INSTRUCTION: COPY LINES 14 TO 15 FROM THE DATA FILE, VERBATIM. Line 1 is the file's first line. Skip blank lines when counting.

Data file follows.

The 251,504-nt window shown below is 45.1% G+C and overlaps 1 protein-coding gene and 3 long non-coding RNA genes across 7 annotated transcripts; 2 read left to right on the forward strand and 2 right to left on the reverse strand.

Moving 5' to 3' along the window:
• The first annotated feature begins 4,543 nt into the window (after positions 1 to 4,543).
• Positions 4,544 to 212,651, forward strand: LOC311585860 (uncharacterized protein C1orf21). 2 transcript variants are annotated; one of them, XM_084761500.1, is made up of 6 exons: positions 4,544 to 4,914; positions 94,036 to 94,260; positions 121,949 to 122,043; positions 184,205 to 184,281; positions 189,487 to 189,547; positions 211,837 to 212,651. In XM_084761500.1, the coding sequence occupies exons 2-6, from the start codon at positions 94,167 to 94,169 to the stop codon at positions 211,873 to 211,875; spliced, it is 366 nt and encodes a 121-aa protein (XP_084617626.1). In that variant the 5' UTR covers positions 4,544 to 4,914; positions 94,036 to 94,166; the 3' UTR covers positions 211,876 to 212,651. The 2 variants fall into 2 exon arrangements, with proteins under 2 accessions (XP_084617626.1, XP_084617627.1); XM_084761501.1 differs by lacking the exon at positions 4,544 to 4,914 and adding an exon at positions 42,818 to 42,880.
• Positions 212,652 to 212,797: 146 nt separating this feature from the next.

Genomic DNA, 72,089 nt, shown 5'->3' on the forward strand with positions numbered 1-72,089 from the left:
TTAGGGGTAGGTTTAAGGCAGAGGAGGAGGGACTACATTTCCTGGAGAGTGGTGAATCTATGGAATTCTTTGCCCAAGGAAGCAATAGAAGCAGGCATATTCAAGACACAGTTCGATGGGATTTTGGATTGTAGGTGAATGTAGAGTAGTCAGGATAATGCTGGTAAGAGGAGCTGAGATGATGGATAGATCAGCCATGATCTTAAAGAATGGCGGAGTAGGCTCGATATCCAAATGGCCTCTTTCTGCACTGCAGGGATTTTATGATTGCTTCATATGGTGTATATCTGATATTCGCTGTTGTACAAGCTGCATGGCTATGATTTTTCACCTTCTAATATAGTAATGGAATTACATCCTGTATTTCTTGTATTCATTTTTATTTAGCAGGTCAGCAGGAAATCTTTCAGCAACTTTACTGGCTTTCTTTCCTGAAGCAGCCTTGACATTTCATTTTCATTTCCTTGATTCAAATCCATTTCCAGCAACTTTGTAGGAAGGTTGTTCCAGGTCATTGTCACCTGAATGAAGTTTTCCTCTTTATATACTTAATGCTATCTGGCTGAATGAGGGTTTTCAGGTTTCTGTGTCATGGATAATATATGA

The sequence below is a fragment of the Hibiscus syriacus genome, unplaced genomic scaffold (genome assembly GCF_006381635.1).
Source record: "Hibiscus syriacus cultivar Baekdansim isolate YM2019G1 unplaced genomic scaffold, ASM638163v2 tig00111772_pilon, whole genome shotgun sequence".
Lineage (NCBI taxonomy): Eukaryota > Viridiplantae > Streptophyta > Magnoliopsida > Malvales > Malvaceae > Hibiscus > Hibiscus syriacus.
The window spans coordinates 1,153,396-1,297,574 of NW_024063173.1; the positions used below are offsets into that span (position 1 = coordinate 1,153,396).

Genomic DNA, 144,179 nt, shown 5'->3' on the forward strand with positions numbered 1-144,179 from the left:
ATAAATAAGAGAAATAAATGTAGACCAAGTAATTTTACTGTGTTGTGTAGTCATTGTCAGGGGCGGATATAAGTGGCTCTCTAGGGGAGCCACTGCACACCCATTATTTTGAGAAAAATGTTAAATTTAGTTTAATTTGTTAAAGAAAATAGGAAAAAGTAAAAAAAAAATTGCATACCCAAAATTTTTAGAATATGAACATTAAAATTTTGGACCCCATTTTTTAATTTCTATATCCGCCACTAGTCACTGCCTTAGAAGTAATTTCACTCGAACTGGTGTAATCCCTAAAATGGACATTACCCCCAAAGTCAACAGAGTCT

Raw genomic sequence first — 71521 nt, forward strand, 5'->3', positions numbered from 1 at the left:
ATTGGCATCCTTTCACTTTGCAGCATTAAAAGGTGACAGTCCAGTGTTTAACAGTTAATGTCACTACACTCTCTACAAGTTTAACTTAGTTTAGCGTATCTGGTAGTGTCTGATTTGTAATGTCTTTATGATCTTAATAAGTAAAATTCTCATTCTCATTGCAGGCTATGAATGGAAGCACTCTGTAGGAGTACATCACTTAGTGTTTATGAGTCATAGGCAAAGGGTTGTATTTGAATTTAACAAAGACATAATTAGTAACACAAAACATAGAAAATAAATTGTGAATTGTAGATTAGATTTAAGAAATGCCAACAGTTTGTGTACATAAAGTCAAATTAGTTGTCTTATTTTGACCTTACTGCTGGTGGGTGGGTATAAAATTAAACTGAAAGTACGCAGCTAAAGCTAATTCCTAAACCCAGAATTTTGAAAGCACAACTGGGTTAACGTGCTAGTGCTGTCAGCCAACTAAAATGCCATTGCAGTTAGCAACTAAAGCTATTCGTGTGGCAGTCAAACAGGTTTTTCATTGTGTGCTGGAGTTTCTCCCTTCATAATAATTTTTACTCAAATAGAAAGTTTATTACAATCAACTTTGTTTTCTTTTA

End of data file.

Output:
Raw genomic sequence first — 71521 nt, forward strand, 5'->3', positions numbered from 1 at the left:
ATTGGCATCCTTTCACTTTGCAGCATTAAAAGGTGACAGTCCAGTGTTTAACAGTTAATGTCACTACACTCTCTACAAGTTTAACTTAGTTTAGCGTATCTGGTAGTGTCTGATTTGTAATGTCTTTATGATCTTAATAAGTAAAATTCTCATTCTCATTGCAGGCTATGAATGGAAGCACTCTGTAGGAGTACATCACTTAGTGTTTATGAGTCATAGGCAAAGGGTTGTATTTGAATTTAACAAAGACATAATTAGTAACACAAAACATAGAAAATAAATTGTGAATTGTAGATTAGATTTAAGAAATGCCAACAGTTTGTGTACATAAAGTCAAATTAGTTGTCTTATTTTGACCTTACTGCTGGTGGGTGGGTATAAAATTAAACTGAAAGTACGCAGCTAAAGCTAATTCCTAAACCCAGAATTTTGAAAGCACAACTGGGTTAACGTGCTAGTGCTGTCAGCCAACTAAAATGCCATTGCAGTTAGCAACTAAAGCTATTCGTGTGGCAGTCAAACAGGTTTTTCATTGTGTGCTGGAGTTTCTCCCTTCATAATAATTTTTACTCAAATAGAAAGTTTATTACAATCAACTTTGTTTTCTTTTA